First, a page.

Nighttime Driving Restriction on Cape Hatteras National Seashore Beaches begins May 1
Contact: Outer Banks Group, (252) 473-2111
Superintendent Mike Murray reminds park visitor that beginning May 1, 2009 all Seashore beaches are closed to off-road vehicles (ORVs) between the hours of 10:00 p.m. to 6:00 a.m. in accordance with the court ordered consent decree. Enforcement of the restriction will begin at midnight on April 30, 2009. The 10:00 p.m. to 6:00 a.m. prohibition on beach driving will remain in effect until November 15. Under the terms of the consent decree the National Park Service (NPS) may issue permits between September 16 and November 15 to authorize night driving on Seashore beaches between the hours of 10:00 p.m. and 6:00 a.m. and NPS retains the discretion to limit night driving to certain areas or routes, based on resource protection considerations. As occurred in 2008, just prior to September 16, NPS will announce the availability of the night driving permits and how to obtain the permit. The permits will be available through November 15 at no charge and with no limit on the number of permits.
Cape Hatteras National Seashore provides crucial nesting habitat for loggerhead and green sea turtles, as well as the occasional leatherback. Loggerhead and green turtles are currently listed threatened under the Endangered Species Act and leatherbacks are considered endangered. Sea turtles typically lay nests at night between May and September, when adult turtles come ashore to dig a deep nest cavity in the sand and deposit around 100 ping-pong ball sized eggs into each nest. While nesting, these turtles are susceptible to being disturbed by human activity on the beach. If a nesting turtle is disturbed, it may not nest at all, or may lay a nest in a less than optimal area, resulting in the nest being washed out. Once laid, eggs will incubate in the sand for 50-60 days before the hatchlings emerge and make their way to the ocean. The hatchlings will use light cues in order to find their way from their nest to the sea, making them vulnerable to artificial lights from houses, piers, headlights, beach fires and lanterns. If disoriented by artificial lights, hatchlings may wander away from the ocean and often die from exhaustion or predation as they wander around the beach. Although studies vary, it is estimated that only 1 in 1000 to 1 in 10,000 hatchlings will survive to adulthood. Ten to 15% of the turtle nests laid in North Carolina are laid on Cape Hatteras National Seashore beaches. In 2008, a record 112 sea turtle nests were located and protected at the Seashore.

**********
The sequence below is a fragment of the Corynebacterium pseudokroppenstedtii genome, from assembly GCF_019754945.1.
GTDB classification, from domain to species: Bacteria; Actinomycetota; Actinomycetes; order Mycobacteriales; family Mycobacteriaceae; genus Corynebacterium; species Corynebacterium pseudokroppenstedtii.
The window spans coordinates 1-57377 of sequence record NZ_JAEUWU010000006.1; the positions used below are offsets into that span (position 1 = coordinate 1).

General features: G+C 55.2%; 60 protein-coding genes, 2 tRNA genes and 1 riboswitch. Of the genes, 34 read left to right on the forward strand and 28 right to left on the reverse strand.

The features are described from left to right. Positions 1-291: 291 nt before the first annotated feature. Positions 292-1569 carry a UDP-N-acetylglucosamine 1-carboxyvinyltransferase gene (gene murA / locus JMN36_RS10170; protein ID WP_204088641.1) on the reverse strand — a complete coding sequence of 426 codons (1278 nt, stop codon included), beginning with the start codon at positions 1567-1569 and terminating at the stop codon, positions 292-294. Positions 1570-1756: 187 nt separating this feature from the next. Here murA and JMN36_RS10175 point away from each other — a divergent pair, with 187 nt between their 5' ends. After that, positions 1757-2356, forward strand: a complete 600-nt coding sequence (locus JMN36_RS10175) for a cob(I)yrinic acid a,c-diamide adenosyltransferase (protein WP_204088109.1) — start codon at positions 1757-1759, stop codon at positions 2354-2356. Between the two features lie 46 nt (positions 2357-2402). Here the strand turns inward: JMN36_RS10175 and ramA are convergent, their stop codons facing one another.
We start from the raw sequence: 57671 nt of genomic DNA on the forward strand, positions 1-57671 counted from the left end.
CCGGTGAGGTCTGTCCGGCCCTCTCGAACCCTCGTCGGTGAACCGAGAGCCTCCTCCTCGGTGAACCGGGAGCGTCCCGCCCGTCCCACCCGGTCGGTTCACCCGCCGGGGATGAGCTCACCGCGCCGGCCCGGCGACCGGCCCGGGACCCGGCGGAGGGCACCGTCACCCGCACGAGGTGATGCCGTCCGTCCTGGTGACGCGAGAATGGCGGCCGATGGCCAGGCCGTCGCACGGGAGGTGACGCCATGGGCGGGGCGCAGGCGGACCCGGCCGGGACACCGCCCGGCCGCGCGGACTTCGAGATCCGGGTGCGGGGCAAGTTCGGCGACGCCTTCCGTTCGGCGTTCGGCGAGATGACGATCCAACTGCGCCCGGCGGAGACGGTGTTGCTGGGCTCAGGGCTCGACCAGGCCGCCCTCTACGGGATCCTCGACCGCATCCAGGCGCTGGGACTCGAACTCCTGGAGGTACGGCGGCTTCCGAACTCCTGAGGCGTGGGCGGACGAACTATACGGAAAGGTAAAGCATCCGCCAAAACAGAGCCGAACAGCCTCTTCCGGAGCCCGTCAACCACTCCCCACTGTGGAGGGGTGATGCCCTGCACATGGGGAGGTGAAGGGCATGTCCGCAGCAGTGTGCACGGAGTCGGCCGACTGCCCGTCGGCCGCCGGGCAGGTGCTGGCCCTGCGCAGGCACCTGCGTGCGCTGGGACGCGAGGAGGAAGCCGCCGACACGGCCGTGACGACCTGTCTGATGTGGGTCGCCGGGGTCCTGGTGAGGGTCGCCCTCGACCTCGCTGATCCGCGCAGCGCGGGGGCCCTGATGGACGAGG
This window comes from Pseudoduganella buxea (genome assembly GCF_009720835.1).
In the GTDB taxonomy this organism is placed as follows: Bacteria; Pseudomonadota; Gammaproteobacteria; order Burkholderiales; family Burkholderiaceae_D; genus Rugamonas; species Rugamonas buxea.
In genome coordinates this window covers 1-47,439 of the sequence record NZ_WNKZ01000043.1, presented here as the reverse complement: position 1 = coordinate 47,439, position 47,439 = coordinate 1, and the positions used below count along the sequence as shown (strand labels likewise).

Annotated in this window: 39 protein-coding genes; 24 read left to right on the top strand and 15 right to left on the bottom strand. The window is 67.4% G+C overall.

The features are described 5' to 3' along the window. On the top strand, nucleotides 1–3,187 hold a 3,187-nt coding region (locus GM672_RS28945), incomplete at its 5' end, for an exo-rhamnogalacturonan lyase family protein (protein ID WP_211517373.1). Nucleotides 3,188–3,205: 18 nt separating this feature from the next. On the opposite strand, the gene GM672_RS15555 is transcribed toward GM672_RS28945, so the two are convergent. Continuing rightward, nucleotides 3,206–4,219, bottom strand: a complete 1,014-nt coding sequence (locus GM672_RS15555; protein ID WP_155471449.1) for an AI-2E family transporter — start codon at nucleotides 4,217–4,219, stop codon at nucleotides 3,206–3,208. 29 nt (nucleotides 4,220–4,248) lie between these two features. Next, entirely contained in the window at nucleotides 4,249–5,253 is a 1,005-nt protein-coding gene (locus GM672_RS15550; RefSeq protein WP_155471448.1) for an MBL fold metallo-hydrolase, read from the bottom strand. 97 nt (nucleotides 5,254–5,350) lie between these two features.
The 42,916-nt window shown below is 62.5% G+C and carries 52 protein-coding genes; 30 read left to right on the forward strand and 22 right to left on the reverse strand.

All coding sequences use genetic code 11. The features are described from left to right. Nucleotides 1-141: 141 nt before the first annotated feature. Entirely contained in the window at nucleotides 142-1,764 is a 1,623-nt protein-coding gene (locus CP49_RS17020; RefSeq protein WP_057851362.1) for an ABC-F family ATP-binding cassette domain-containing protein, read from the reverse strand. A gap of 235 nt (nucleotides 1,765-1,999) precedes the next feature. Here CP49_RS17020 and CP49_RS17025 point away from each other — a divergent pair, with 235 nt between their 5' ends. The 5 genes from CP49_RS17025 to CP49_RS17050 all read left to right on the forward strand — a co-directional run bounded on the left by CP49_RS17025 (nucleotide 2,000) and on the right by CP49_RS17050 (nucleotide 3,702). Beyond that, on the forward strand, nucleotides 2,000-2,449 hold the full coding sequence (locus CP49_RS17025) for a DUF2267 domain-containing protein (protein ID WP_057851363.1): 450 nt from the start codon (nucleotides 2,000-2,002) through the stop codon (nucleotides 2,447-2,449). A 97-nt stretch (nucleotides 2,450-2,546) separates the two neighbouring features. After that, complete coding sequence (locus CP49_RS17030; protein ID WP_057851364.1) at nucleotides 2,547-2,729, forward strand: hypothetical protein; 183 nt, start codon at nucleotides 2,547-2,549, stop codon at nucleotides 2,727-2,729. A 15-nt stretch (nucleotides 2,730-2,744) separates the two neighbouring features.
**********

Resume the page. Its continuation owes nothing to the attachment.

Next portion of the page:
The night driving restriction will be posted at all Seashore ORV access ramps. The regulation is enforceable by NPS law enforcement rangers and violators are subject to up to six months imprisonment and up to a $5,000 fine. To report violations, contact: Dare Central Communications: 252-473-3444. For further information, contact the Chief Ranger’s Office at 252-473-2111.
Did You Know?
In the 1700s, Ocracoke Inlet was one of the busiest inlets in the East. It was one of the few navigable waterways for ships accessing inland ports such as Elizabeth City, Edenton or New Bern. It was here that Blackbeard the pirate found the inlet's heavy shipping traffic ripe for easy pickings.